Under an old photo of Moscow’s Frank Bruce Robinson is the bold title “Discoverer of the Power of God.”
The Moscow druggist founded a mail-order religion called Psychiana, which changed the face of Moscow forever. “God-Power: How Psychiana Helped Change Religion in America” is the focus of Saturday’s Suds with a Scholar talk sponsored by the Latah County Historical Society. Greg Atkins, a doctoral candidate in history at Washington State University, will get into character to tell the story of a recovering alcoholic who detested organized religion. Inland 360 got a sneak peek from Atkins on what the night holds, besides beer from Hunga Dunga Brewing Co.
GA: He was born in England and his father was a fire and brimstone preacher. His mother died when he was 8. His father remarried and, according to stories, his stepmother was abusive. When he was 14, he attacked his stepmother for attacking his younger brother. His father kicked him out and he came to the U.S.
It gets interesting because Robinson maintained he was born in the U.S.
360: What was Psychiana?
GA: Psychiana was a mail-order religion and you sent off for these courses by correspondence.
I think there were 20 of them and then 20 advanced courses. They were about $1 a course.
Essentially, it is kind of New Thought philosophy, a broad umbrella of thought based on the idea of the power of positive thinking. Robinson is doing this with Psychiana even before Norman Vincent Peale in the 1940s. The focus was changing your attitude, changing the way you think. He does have some exercises, like praying or meditating every day for 5 minutes on how things are getting better. Another was to jump out of your chair holding your hands in fists and shouting things are going better.
360: How did he grow his religion?
GA: He advertised a lot. That’s kind of where he got his start. To go back to the very beginning, he had a vision of somebody standing over a dead body on a cot and talking to him he found out it was some guy in Egypt. He sent him a letter and out of the blue the guy sent him $16,000. That’s how he paid for advertising. He advertised in pulp magazines in the 1930s that were cheap; people could afford them even in the Great Depression. His message that things could get better, that was a message people in the ‘30s wanted to hear.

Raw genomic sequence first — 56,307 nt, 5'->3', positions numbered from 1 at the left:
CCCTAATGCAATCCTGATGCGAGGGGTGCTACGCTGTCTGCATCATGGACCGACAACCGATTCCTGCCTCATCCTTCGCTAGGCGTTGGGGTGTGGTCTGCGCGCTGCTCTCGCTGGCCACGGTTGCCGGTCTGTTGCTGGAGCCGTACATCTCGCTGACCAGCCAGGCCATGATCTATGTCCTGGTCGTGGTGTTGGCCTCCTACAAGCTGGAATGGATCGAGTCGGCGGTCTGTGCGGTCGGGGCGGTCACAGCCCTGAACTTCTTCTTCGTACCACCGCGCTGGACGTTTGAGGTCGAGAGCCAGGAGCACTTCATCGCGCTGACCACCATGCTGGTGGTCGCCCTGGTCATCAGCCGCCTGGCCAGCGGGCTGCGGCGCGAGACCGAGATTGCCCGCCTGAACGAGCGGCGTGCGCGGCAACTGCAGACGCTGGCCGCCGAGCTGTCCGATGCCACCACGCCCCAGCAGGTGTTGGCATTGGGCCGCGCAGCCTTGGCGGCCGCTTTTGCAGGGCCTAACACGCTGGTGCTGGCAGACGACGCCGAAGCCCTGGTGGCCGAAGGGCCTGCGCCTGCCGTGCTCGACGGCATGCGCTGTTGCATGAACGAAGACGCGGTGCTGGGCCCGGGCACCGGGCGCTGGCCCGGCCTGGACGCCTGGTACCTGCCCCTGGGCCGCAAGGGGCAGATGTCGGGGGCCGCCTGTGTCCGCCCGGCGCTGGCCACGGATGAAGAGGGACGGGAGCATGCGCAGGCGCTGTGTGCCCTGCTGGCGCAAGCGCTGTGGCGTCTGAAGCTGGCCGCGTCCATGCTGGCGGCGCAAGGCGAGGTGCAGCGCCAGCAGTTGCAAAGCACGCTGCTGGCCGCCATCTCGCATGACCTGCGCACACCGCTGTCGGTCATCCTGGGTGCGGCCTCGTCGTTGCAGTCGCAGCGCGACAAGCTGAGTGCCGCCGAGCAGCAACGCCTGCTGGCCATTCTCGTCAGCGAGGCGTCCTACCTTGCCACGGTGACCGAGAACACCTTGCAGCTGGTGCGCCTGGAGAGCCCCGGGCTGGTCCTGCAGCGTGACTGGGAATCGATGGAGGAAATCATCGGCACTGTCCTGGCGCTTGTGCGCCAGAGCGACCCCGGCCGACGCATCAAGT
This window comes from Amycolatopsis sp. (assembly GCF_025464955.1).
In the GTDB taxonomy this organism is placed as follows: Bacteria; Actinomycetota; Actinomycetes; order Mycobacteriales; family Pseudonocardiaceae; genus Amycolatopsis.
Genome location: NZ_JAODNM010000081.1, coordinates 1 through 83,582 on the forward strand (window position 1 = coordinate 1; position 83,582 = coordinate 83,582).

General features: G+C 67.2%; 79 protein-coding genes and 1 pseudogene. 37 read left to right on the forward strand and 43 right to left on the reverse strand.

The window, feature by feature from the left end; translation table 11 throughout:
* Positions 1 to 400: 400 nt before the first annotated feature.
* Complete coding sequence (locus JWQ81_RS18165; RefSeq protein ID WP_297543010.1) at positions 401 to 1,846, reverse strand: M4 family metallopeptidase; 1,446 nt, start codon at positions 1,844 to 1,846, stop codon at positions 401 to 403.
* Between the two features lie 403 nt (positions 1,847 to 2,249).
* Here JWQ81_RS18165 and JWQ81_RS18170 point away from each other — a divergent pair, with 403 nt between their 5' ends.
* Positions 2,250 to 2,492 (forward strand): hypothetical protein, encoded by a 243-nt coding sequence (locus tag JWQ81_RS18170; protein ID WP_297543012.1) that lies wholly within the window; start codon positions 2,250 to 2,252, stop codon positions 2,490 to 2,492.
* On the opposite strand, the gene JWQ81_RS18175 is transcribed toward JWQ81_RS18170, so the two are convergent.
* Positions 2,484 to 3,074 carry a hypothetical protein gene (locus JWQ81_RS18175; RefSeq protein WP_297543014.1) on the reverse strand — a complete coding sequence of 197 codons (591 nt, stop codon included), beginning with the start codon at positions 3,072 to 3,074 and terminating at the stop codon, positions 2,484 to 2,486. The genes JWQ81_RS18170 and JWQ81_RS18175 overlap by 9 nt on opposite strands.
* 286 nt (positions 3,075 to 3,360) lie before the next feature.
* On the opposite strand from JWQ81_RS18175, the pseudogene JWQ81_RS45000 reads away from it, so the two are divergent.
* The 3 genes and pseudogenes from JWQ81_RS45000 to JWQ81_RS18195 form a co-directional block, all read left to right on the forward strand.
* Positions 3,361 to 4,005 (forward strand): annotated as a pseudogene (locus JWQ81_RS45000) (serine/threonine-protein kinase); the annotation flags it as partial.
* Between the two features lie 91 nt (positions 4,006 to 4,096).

360: What was the response at the height of Psychiana’s popularity?
GA: At the the height he was receiving 60,000 pieces of mail a day. In fact, it’s why even today Moscow has a post office and federal court building so big for a town this size. They needed a large sorting center for northern Idaho based on Psychiana’s correspondence.
360: How long did it last?
GA: Robinson died in 1948. His family kept it going (until 1953). His wife and son were both Presbyterian and never stopped attending church even when they took over Psychiana. Frank Robinson was against the established Christian church. It was said he wore a pink priest’s collar as a “screw you” to the established church.
One of the things that I’m going to try to argue is that even though these religions like Psychiana seem like flashes in the pan, they’re much more common than we like to think. Their significance is the influence they have on a large number of people.
If You Go
What: Suds with a Scholar
When: Doors open at 4 p.m., talk at 4:30 Saturday, March 4
Where: Latah County Event Center, 1021 Harold St., Moscow
Cost: $10 or $8 for Latah County Historical Society members and students with valid ID
Of Note: Entry fee includes one beer. Additional beverages and food will be will be available for purchase from Hunga Dunga Brewing Co. Music by Delta G Bottleneck Blues will follow the talk.